Andy Warhol’s legacy has grown and grown and, since his death in 1987, taken on a life of its own in this 21st-century world where it seems everybody is trying to be famous for 15 minutes. Whether you think of him as a painter, filmmaker, businessman, scam artist, genius, philosopher, thief, prophet, or phoney, you can’t deny Warhol’s influence on contemporary culture. Just scanning through a copy of his book The Philosophy of Andy Warhol reveals plenty of the wisdom we associate with Warhol. Whether he actually came up with the ideas or stole them (as he was known to do) is anybody’s guess — but there’s a lot that any modern-day fame seeker or regular Joe can get from reading a copy today. Since he was born on this day in 1928, sharing some of that advice seems like a decent way to celebrate his birthday. … Read More

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Incredible Photos of Body-Painted People Disappearing Into New York Landmarks

Taking “blending in” to a whole new level, body painter Trina Merry draws her inspiration from New York city landmarks like Central Park and the Guggenheim Museum. Then she pays tribute to them on the bodies of models, who she photographs seamlessly integrated into the urban landscape. Pictured in perspective, it’s hard to tell where the people end and the buildings begin. Click through for a stunning look at the Brooklyn Bridge, the New York City skyline, and the human bodies Merry paints them on, in a series we spotted via Visual News. … Read More

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Beautiful Carpets Juxtapose Pop Song Lyrics With Traditional Turkish Textiles

Selma Alaçam, a Karlsruhe, Germany-based artist, fuses the two halves of her identity in a lovely, striking project she calls heartstrings. Her series of kelim – flat, handwoven carpets native to her father’s homeland, Turkey — finds Alaçam combining a traditional Middle Eastern art form with contemporary, Western song lyrics that reflect her mother’s German heritage and her own European upbringing. … Read More

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Strange, Gorgeous Photos Imagine a Sci-Fi Future Straight Out of Wes Anderson

Dystopia may be all the rage in 2014 — especially in YA literature — but the multimedia artist Todd Baxter and his wife, the writer and designer Aubrey Videtto, are exploring a somewhat different vision of the future. Their sci-fi collaboration, Project Astoria, depicts a failed late-1960s attempt to colonize an Earth-like planet and transform it into a utopia. As Baxter writes at Bleek Magazine, the project is most interested in “the kids who grow up in the Astoria System and are coming of age just as the whole thing is really falling apart.” The images below, spotted via Beautiful/Decay, are from “Project Astoria: Test 01,” the first installment of the long-term endeavor. Baxter describes this series — which many have noticed could be a stylistic cousin to Wes Anderson’s films — as “an introduction to the people, animals, and objects of the Astoria System, the retro-futuristic backdrop for this new project.” … Read More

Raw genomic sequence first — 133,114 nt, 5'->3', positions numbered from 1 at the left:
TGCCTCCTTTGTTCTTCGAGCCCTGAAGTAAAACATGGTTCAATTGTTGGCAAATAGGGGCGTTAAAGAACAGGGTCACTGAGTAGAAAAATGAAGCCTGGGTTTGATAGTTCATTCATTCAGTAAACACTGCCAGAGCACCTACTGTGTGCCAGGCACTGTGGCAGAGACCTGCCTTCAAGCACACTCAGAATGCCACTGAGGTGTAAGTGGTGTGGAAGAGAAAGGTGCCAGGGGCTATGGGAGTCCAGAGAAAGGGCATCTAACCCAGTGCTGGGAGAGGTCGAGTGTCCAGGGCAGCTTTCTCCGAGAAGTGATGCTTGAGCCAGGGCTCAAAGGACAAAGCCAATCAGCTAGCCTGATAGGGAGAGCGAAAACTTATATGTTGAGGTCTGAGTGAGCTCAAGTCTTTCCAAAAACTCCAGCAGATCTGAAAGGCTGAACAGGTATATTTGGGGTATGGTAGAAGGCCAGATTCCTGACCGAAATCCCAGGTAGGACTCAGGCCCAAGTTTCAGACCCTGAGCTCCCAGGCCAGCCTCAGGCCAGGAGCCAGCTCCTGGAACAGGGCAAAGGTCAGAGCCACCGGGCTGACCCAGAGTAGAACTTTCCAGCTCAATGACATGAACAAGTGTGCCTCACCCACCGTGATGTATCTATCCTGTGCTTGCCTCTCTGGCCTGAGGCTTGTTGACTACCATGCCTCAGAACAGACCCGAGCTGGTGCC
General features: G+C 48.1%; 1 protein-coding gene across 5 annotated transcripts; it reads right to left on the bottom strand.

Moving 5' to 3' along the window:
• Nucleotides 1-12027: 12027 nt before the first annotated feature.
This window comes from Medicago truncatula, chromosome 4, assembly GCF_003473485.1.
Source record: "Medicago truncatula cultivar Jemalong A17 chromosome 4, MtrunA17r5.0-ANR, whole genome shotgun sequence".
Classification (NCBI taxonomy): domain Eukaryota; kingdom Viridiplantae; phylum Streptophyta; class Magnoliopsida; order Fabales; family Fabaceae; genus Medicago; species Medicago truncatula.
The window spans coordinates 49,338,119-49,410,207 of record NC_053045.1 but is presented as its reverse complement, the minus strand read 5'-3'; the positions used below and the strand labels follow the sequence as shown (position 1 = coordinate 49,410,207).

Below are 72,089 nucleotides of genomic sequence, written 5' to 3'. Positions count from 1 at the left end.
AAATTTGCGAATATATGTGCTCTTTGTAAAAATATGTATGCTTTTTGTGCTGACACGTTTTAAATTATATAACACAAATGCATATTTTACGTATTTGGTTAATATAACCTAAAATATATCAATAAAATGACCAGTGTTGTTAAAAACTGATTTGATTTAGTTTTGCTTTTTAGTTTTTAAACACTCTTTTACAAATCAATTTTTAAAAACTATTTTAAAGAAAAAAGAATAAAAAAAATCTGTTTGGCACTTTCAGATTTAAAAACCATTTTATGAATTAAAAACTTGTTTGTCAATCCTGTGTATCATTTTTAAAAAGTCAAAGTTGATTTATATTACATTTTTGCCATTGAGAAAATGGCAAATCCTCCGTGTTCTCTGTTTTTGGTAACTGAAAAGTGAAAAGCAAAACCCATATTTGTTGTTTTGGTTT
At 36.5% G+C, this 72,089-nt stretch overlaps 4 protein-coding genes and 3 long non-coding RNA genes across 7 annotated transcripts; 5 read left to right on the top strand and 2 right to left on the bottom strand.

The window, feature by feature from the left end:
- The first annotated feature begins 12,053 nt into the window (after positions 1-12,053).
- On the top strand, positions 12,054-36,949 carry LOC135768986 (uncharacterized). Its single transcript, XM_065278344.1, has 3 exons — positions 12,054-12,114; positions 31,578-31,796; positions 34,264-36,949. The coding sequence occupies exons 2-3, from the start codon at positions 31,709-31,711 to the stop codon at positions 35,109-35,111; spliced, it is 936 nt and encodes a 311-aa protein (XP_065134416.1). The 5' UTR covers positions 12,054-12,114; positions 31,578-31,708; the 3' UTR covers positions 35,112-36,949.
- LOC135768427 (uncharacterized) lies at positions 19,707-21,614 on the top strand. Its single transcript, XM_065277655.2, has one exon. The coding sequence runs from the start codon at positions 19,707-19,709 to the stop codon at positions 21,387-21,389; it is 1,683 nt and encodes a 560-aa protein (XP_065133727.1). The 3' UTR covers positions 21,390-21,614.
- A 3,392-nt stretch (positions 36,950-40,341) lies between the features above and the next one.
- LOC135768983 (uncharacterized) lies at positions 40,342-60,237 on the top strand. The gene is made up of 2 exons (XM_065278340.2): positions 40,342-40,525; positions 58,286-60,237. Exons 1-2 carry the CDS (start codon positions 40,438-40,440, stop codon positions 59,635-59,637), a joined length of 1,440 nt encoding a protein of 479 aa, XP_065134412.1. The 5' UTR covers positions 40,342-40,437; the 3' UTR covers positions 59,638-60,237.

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Drawings of Ominous Objects Found in Hitchcock Murder Scenes

We’ve had a thing for the Hitchcock drawings of Buenos Aires-born artist Martín Sichetti since we first set eyes on them last year. With a background in theater and costume design, Sichetti was fascinated by the visual dynamics in Hitch’s films. He started creating drawings of film stills, centered on the objects often fetishized by the director (handbags, telephones, and more). In a new series of drawings, titled Hitchcock Items for Murder, Sichetti has zeroed in on the objects themselves. These artworks feature items found in various Hitchcock murder scenes, free of accompanying figures (perhaps hinted at in the flesh tones of the paper) and background. The frayed hairs on a piece of rope, the black sheen of a leaden telephone, and the gleam of a knife blade are meticulously rendered so that the details of each object become more ominous the longer we study them. Hitchcock would approve. … Read More